I’ll never forget the first conversation I had when managing a very tough race in my political career. Two male, big name politicos from my same party reached out and wanted to have a meeting right when I got to town. As soon as we sat down, they lectured me about everything under the guise of political help in a state that “does things differently”. But, the conversation turned into a warning to “stay in your lane” and not mess with their plan. I listened and after 45 minutes, I said “thanks for the help, but I’ve got this. You don’t sign my check.”
I’m almost positive this conversation would never have happened if I weren’t a young, female staffer. At the time, it didn’t bother me. I was used to being underestimated by men in my field, and conversations like that one happened so frequently, I truly stopped paying attention to it. But I’ll never forget the way it made me feel, and how all of my political accomplishments up to that point were not even part of their calculation to offer me any amount of respect as a campaign manager.
Welcome to being a woman in the world of politics.
Sexism exists at all levels of the political ladder, behind closed doors and out in the open. At the early October Vice Presidential debate, Senator Kamala Harris threaded every sexist needle our society imposes on women. Whether you’re in an office staff meeting or debating the Vice President on national TV, the standard of “success” for women is outrageously high. And when you’re a woman of color, it’s even higher. At the debate, Kamala used her tone and demeanor to great effect. How many women in the days ahead will use the phrase, “I’m speaking now,” the next time someone tries to mansplain to her?
Sexism in Presidential elections certainly isn’t anything new. Hillary Clinton’s historic presidential runs in 2008 and 2016 were tinged with sexist reporting and attacks. These attacks ranged from her physical appearance to her “likability” to her marriage to her age. In 2016, she received disproportionately negative media attention compared to both her primary opponent, Bernie Sanders, and general election opponent, Donald Trump. Both Trump and Sanders are older than Clinton, yet attack ads and media outlets focused only on her health, with little evidence to back up their claims.
And this doesn’t just affect the women in the spotlight. The “Old Boys Club” of politics has stuck around, even as more and more women were hired to work on the hill behind the scenes. A field traditionally dominated by men, the culture of the halls of Congress can be hard to break into as a woman. Female staffers have reported being touched inappropriately by men, being offered lower salaries than their male counterparts, and incorrectly being addressed as their male coworker’s subordinate.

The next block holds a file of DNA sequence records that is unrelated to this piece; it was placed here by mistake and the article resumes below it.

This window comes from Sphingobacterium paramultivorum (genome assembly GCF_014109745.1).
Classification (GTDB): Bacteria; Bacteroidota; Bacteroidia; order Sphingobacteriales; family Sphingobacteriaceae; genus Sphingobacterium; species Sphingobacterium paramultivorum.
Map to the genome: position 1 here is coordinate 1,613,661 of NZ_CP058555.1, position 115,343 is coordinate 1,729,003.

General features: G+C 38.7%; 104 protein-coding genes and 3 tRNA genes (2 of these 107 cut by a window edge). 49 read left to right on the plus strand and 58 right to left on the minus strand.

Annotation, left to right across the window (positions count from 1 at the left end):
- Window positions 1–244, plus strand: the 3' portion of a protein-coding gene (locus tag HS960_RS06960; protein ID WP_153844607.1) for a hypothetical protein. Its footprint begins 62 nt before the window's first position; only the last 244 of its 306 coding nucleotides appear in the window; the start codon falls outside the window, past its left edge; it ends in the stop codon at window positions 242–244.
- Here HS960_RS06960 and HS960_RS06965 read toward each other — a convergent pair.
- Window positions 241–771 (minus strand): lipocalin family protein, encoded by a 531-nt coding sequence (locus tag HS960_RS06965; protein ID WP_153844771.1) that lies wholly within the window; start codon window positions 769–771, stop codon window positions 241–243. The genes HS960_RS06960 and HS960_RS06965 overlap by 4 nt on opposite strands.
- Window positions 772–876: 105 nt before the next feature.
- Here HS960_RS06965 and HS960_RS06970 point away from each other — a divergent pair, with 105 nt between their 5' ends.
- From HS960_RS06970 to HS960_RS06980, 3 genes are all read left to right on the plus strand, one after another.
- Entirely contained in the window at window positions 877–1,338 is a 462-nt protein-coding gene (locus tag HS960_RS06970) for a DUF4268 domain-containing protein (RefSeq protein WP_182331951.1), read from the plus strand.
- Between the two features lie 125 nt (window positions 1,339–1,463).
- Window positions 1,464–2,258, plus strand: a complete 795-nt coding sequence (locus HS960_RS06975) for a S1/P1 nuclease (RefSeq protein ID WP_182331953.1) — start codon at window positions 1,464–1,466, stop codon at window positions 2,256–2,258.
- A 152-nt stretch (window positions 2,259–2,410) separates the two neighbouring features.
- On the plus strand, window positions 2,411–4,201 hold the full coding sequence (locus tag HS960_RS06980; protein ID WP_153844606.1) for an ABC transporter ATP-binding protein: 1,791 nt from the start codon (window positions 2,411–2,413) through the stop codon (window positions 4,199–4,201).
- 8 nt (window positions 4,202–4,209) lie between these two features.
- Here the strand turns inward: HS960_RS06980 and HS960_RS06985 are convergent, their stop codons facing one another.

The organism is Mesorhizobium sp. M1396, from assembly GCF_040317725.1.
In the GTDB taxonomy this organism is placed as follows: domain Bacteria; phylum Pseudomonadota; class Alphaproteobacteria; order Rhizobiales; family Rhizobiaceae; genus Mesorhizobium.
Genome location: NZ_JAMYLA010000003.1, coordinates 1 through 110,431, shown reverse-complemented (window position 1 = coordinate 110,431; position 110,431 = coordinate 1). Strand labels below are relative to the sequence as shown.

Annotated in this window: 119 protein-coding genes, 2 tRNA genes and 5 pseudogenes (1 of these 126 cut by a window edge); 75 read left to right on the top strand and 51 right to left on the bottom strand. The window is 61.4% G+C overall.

In the past four years, women and girls in North Dakota and across the country have seen themselves represented more and more by the women that have stepped up to the plate and run for office — including my old boss, Senator Heitkamp. But still, women only make up 23.7 percent of Congress. That being said, political participation by women often leads to greater outcomes for everyone. Women are more likely to work across the aisle and bring perspectives and priorities that their male counterparts often lack. I see this first hand on many occasions when the women of the Senate met.
Being a woman in politics can be hard. But now, more than ever before, women and girls have female leaders and role models they can look up to and see themselves in. When we see women like Senator Harris debate the Vice President and campaign for a better future or Senator Heitkamp win in deep red North Dakota, we feel more empowered to stand up for ourselves in our own lives. With election day just a few days away, we have the chance to elect people who believe in the power of women and will fight to make sure we’re represented.
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